Laughter Is Good Medicine
If Love is the treasure, Laughter is the key – Yakov Smirnoff
Research shows that laughter has both short term and long term effects on all levels of our wellbeing, mentally, emotionally and physically. Simply, when people laugh a lot they are happier, healthier and have more energy. Of course, some doctors negate the research because it’s hard to determine the real cause and effects. It’s not easy to measure. Nonetheless, everyone knows from personal experience, that we just feel so darn good after a big belly laugh!
Throughout our civilization, we’ve had works of art depicting both tragedies and comedies. Humor is part of our nature. Public interest and serious research into using laughter as medicine grew in the 1960’s. In 1964, Norman Cousins, who later wrote the book, Anatomy of an Illness, revealed that laughter from watching funny movies helped him recover from a degenerative disease and was more effective than morphine to reduce pain and induce sleep. Dr. Patch Adams became famous from the film starring Robin Williams, who began a movement of incorporating laughter at the bedside and spurred legions of volunteer hospital clowns to this day.
Today, comedy is not only big business with the success of Late Night TV and multi-million dollar movies, but also, it’s a serious business with bona fide research on the therapeutic application of laughter to combat illness. We have psychologist who specialize in laughter therapy. There are humor scholars who publish papers, research and speak at conferences such as American Association for Therapeutic Humor. There’s even a laughing style yoga and an online laughter university to learn laughter wellness. This stuff works!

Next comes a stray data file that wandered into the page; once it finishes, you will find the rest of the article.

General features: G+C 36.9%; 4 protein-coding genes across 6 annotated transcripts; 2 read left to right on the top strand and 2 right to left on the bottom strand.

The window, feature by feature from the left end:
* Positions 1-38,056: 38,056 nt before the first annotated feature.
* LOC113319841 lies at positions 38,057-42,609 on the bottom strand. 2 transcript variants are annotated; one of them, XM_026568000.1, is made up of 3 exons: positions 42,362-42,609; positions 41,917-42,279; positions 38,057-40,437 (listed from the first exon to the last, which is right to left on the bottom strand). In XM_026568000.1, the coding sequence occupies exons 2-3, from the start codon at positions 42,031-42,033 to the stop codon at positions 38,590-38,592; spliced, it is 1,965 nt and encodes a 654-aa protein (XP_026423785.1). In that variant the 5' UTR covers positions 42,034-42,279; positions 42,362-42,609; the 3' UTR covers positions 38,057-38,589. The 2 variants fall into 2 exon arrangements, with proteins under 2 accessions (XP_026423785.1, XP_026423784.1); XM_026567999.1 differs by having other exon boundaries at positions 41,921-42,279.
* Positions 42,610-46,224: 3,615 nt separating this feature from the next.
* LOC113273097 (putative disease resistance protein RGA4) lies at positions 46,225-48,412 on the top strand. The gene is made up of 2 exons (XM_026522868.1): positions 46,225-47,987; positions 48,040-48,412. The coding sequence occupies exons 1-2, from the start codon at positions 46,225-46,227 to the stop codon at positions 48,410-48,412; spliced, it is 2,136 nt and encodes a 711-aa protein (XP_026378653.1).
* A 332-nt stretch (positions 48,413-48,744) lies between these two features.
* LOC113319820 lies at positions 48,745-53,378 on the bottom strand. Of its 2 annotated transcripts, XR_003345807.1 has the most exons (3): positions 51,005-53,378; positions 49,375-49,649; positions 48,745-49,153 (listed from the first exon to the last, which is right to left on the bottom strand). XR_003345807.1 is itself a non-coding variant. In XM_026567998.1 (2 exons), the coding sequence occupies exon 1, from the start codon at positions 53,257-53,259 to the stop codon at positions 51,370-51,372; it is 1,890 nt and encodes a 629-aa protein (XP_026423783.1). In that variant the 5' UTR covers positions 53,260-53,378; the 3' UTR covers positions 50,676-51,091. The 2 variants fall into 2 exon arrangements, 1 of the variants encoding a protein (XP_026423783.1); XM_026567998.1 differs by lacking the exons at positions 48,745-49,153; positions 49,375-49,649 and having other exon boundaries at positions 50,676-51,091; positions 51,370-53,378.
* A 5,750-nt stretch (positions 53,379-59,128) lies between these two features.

Perhaps, some doctors aren’t convinced about the healing power of laughter. So be it. We know for a fact that laughter gives us immediate relief by reducing stress. It’s also contagious and makes others around us feel better. In the long run, it helps us maintain a more positive outlook which gives us hope and better coping mechanisms. Certainly, that’s worth a giggle, gaggle or cackle!
Here are some stats you can sink your teeth into:
Physical changes from laughter:
Increase circulation and blood flow
Stimulates muscles and organs such as heart and lungs
Increase our immune system to fight infection
Improves cardiac health and blood pressure
Gives your abs a workout
Mental and Emotional benefits:
Increases endorphins – our bodies’ natural painkillers
Reduce stress hormones
Helps us relax
Helps us cope
Gives us hope
Makes life much more enjoyable
Attracts more positivity
Makes us kinder
Here are some ways to create more laughter:
Go to a comedy club
Join an improv group
Read the cartoons before and after you read the news
Hang out with funny people
Find jokes or write your own and spread them around
Watch funny movies or YouTube videos
Laugh at yourself (in a good way)
As Maya Angelou said, “Every day offers you 10,000 reasons to cry, but if you can find just one reason to laugh then you will be all right.”